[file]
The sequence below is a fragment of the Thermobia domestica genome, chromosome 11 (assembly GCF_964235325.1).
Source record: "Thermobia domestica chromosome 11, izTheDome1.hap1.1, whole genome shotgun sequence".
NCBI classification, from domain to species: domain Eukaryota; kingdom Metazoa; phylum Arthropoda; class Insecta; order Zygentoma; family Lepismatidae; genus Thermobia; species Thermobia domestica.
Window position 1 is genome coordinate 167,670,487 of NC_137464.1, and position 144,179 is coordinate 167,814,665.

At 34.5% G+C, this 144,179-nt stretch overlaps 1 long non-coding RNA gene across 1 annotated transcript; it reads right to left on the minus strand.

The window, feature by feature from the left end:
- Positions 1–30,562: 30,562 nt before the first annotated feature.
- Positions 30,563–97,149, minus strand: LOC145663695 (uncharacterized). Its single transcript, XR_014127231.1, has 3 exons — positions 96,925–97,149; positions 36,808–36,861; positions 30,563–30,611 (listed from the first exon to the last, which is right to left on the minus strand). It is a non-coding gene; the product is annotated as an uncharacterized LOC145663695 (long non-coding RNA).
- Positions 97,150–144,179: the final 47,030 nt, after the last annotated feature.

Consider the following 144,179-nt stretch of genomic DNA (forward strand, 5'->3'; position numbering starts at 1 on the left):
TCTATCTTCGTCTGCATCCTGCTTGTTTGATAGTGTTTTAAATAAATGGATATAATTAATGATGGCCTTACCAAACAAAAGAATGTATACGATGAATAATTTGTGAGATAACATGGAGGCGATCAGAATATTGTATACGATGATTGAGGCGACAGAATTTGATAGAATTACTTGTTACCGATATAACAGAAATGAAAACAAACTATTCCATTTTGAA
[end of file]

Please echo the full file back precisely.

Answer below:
The sequence below is a fragment of the Thermobia domestica genome, chromosome 11 (assembly GCF_964235325.1).
Source record: "Thermobia domestica chromosome 11, izTheDome1.hap1.1, whole genome shotgun sequence".
NCBI classification, from domain to species: domain Eukaryota; kingdom Metazoa; phylum Arthropoda; class Insecta; order Zygentoma; family Lepismatidae; genus Thermobia; species Thermobia domestica.
Window position 1 is genome coordinate 167,670,487 of NC_137464.1, and position 144,179 is coordinate 167,814,665.

At 34.5% G+C, this 144,179-nt stretch overlaps 1 long non-coding RNA gene across 1 annotated transcript; it reads right to left on the minus strand.

The window, feature by feature from the left end:
- Positions 1–30,562: 30,562 nt before the first annotated feature.
- Positions 30,563–97,149, minus strand: LOC145663695 (uncharacterized). Its single transcript, XR_014127231.1, has 3 exons — positions 96,925–97,149; positions 36,808–36,861; positions 30,563–30,611 (listed from the first exon to the last, which is right to left on the minus strand). It is a non-coding gene; the product is annotated as an uncharacterized LOC145663695 (long non-coding RNA).
- Positions 97,150–144,179: the final 47,030 nt, after the last annotated feature.

Consider the following 144,179-nt stretch of genomic DNA (forward strand, 5'->3'; position numbering starts at 1 on the left):
TCTATCTTCGTCTGCATCCTGCTTGTTTGATAGTGTTTTAAATAAATGGATATAATTAATGATGGCCTTACCAAACAAAAGAATGTATACGATGAATAATTTGTGAGATAACATGGAGGCGATCAGAATATTGTATACGATGATTGAGGCGACAGAATTTGATAGAATTACTTGTTACCGATATAACAGAAATGAAAACAAACTATTCCATTTTGAA